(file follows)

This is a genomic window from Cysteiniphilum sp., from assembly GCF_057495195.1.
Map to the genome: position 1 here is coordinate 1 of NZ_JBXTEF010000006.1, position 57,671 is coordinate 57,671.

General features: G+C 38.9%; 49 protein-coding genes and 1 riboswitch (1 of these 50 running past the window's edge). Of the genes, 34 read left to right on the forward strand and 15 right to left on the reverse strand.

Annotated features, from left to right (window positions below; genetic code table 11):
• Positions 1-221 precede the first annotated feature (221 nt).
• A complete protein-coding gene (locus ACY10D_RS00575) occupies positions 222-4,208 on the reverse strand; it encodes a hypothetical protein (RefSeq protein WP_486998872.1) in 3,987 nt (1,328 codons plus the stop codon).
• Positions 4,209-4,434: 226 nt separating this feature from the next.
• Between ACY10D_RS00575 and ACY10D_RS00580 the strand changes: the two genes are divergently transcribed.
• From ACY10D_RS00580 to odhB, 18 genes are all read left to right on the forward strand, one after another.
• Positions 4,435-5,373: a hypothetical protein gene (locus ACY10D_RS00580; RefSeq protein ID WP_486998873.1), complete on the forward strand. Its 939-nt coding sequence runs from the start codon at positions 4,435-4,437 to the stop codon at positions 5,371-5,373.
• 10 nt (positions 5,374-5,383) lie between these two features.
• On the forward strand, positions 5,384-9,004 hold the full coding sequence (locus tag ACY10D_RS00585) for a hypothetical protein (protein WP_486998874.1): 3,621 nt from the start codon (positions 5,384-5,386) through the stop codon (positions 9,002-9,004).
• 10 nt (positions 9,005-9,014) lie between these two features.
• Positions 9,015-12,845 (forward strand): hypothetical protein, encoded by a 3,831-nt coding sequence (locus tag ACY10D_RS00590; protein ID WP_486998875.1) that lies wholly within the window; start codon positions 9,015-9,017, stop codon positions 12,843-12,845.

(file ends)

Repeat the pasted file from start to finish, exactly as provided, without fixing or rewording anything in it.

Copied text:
This is a genomic window from Cysteiniphilum sp., from assembly GCF_057495195.1.
Map to the genome: position 1 here is coordinate 1 of NZ_JBXTEF010000006.1, position 57,671 is coordinate 57,671.

General features: G+C 38.9%; 49 protein-coding genes and 1 riboswitch (1 of these 50 running past the window's edge). Of the genes, 34 read left to right on the forward strand and 15 right to left on the reverse strand.

Annotated features, from left to right (window positions below; genetic code table 11):
• Positions 1-221 precede the first annotated feature (221 nt).
• A complete protein-coding gene (locus ACY10D_RS00575) occupies positions 222-4,208 on the reverse strand; it encodes a hypothetical protein (RefSeq protein WP_486998872.1) in 3,987 nt (1,328 codons plus the stop codon).
• Positions 4,209-4,434: 226 nt separating this feature from the next.
• Between ACY10D_RS00575 and ACY10D_RS00580 the strand changes: the two genes are divergently transcribed.
• From ACY10D_RS00580 to odhB, 18 genes are all read left to right on the forward strand, one after another.
• Positions 4,435-5,373: a hypothetical protein gene (locus ACY10D_RS00580; RefSeq protein ID WP_486998873.1), complete on the forward strand. Its 939-nt coding sequence runs from the start codon at positions 4,435-4,437 to the stop codon at positions 5,371-5,373.
• 10 nt (positions 5,374-5,383) lie between these two features.
• On the forward strand, positions 5,384-9,004 hold the full coding sequence (locus tag ACY10D_RS00585) for a hypothetical protein (protein WP_486998874.1): 3,621 nt from the start codon (positions 5,384-5,386) through the stop codon (positions 9,002-9,004).
• 10 nt (positions 9,005-9,014) lie between these two features.
• Positions 9,015-12,845 (forward strand): hypothetical protein, encoded by a 3,831-nt coding sequence (locus tag ACY10D_RS00590; protein ID WP_486998875.1) that lies wholly within the window; start codon positions 9,015-9,017, stop codon positions 12,843-12,845.